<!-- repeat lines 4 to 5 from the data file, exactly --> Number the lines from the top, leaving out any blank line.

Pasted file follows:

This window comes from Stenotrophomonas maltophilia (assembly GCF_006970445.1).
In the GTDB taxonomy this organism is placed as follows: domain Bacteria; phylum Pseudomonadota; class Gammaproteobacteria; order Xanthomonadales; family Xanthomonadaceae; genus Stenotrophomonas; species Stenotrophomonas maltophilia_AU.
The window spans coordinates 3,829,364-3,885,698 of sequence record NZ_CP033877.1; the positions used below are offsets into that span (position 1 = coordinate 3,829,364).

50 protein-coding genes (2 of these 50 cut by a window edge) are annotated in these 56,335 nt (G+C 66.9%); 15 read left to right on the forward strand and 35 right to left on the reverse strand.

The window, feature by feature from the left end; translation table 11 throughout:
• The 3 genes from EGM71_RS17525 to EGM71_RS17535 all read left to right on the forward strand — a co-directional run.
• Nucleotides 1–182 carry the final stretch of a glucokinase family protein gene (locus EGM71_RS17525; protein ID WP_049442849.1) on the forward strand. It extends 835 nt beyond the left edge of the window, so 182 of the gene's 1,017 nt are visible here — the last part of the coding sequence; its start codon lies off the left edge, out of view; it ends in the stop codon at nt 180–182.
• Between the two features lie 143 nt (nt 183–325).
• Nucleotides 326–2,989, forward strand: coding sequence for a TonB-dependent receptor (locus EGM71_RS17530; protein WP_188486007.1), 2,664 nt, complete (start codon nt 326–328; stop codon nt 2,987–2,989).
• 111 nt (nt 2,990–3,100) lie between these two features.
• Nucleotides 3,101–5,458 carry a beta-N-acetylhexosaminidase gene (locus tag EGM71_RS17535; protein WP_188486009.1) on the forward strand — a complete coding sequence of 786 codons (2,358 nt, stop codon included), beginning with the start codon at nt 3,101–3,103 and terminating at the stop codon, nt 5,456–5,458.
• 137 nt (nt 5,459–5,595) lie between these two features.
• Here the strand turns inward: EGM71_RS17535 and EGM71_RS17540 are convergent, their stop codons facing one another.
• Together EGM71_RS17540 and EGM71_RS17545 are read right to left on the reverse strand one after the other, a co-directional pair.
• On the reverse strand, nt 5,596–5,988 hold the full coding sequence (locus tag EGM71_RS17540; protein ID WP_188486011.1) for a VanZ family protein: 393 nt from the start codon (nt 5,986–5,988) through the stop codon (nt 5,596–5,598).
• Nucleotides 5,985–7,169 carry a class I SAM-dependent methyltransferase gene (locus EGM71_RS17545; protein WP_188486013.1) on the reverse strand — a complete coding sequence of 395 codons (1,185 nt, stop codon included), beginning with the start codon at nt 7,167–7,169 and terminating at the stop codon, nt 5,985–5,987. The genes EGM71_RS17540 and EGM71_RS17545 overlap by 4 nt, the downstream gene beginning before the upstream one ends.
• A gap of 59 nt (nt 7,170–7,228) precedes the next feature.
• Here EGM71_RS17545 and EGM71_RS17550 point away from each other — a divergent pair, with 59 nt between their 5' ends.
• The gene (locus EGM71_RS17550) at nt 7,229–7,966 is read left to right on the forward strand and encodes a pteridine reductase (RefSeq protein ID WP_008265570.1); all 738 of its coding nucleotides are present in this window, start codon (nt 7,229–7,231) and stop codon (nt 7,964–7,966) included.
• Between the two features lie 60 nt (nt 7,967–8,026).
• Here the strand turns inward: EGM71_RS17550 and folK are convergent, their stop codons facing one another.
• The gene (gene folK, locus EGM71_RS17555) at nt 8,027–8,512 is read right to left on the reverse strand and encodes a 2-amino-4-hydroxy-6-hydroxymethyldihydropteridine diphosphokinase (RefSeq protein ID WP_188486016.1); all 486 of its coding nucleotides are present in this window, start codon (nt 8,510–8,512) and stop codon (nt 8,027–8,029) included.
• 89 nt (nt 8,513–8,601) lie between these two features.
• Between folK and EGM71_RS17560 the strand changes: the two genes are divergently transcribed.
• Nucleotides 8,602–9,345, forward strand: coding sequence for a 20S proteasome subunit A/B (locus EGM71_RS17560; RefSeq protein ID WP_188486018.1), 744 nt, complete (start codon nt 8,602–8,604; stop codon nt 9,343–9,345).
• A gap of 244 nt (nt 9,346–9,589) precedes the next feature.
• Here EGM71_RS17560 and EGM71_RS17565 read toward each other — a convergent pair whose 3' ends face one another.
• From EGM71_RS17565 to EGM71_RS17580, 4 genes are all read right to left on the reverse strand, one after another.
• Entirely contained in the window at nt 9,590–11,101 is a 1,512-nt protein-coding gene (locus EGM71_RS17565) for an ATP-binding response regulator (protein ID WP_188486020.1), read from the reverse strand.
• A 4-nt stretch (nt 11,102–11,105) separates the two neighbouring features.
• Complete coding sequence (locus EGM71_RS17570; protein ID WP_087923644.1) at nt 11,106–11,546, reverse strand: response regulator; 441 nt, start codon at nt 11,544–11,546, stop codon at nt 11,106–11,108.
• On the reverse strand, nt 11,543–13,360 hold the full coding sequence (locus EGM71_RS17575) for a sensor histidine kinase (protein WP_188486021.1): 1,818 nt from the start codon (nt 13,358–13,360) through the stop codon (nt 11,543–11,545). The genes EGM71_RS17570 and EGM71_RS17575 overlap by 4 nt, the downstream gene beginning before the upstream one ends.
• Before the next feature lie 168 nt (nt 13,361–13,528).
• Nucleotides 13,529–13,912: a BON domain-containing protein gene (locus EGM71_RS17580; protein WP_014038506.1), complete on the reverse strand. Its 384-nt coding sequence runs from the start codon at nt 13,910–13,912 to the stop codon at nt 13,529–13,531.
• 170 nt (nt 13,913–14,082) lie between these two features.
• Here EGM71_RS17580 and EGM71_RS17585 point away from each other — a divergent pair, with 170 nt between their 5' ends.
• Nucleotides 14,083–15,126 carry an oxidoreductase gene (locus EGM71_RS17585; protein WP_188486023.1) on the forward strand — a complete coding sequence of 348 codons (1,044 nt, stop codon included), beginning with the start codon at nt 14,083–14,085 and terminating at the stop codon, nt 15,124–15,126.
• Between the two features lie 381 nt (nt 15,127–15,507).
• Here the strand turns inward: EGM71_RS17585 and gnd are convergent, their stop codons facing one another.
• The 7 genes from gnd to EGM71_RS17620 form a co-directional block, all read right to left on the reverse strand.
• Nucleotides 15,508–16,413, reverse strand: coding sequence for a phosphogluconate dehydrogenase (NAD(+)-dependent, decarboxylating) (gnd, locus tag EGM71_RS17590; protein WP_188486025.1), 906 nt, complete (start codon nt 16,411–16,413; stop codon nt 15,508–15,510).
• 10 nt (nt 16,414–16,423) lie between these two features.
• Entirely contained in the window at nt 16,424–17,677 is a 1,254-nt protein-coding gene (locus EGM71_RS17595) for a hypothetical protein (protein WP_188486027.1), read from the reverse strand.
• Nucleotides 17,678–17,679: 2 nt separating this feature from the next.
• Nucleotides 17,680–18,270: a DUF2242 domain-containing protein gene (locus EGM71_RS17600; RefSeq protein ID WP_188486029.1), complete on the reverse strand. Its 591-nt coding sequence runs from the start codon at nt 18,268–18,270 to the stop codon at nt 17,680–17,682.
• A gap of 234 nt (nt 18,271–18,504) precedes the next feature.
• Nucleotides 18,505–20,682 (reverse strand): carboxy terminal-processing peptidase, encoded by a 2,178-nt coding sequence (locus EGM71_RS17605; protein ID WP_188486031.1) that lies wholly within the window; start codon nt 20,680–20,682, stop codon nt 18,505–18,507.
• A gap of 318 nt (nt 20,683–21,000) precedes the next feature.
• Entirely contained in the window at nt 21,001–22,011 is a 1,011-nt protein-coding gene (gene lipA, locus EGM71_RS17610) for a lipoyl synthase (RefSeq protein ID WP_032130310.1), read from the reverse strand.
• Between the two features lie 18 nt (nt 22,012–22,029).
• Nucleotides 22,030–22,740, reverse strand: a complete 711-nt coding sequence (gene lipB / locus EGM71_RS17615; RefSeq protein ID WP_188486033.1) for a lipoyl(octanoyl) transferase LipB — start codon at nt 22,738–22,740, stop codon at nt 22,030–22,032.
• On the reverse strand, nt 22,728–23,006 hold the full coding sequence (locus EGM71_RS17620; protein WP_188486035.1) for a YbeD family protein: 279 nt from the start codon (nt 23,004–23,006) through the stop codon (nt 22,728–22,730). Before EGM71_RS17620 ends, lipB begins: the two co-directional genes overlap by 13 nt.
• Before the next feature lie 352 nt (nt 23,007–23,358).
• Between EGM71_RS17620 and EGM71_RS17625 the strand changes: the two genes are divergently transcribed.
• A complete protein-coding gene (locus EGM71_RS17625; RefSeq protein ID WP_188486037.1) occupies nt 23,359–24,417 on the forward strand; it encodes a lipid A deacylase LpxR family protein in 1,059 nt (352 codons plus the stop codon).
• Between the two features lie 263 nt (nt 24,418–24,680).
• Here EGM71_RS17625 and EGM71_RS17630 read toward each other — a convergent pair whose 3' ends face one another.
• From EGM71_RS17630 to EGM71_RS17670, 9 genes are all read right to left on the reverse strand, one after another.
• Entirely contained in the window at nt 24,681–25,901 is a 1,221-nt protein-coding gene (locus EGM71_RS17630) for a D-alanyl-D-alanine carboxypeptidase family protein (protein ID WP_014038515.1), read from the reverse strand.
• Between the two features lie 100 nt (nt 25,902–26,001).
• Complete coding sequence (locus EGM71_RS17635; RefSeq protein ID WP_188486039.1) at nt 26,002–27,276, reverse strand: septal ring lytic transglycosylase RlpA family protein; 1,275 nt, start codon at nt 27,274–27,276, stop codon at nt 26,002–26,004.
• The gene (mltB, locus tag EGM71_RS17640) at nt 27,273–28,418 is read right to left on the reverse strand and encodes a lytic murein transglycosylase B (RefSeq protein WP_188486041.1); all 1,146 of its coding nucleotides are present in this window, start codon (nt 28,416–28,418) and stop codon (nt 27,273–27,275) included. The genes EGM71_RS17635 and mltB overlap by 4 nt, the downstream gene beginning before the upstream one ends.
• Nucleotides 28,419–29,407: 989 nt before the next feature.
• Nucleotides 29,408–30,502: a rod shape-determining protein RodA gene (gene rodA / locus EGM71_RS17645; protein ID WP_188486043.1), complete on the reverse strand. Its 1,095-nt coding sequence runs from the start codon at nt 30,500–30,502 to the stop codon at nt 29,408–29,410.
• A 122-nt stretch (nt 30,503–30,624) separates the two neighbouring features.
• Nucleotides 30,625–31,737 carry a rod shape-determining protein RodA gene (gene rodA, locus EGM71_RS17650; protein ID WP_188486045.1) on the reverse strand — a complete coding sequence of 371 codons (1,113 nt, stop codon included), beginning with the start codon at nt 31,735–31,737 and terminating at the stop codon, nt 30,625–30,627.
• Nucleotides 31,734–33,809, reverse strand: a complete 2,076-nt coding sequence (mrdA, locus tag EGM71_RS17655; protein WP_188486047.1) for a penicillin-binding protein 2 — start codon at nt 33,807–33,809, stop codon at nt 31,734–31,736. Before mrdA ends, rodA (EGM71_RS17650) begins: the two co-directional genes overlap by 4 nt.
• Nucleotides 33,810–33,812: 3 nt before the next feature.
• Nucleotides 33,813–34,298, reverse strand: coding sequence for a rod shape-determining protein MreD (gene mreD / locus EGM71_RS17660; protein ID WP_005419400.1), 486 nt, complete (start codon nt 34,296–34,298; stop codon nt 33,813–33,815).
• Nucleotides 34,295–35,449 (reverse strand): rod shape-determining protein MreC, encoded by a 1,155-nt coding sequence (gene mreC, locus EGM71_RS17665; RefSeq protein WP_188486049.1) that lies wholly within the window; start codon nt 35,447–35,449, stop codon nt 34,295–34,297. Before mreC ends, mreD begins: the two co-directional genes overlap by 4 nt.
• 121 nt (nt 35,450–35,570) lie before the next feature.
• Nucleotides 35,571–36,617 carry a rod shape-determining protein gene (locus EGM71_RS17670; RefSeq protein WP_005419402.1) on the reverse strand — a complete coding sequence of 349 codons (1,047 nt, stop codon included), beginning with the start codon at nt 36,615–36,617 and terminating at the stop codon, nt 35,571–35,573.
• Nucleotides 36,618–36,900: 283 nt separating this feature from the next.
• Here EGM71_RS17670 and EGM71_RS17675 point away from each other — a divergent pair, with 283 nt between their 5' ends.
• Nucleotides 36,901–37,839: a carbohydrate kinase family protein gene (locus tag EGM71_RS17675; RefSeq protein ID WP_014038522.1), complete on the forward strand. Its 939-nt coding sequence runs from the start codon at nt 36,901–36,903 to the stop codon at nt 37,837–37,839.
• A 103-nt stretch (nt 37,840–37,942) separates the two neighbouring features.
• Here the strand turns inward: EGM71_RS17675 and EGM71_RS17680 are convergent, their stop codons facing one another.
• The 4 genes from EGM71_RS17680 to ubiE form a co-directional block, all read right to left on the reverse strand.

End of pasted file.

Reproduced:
50 protein-coding genes (2 of these 50 cut by a window edge) are annotated in these 56,335 nt (G+C 66.9%); 15 read left to right on the forward strand and 35 right to left on the reverse strand.

The window, feature by feature from the left end; translation table 11 throughout: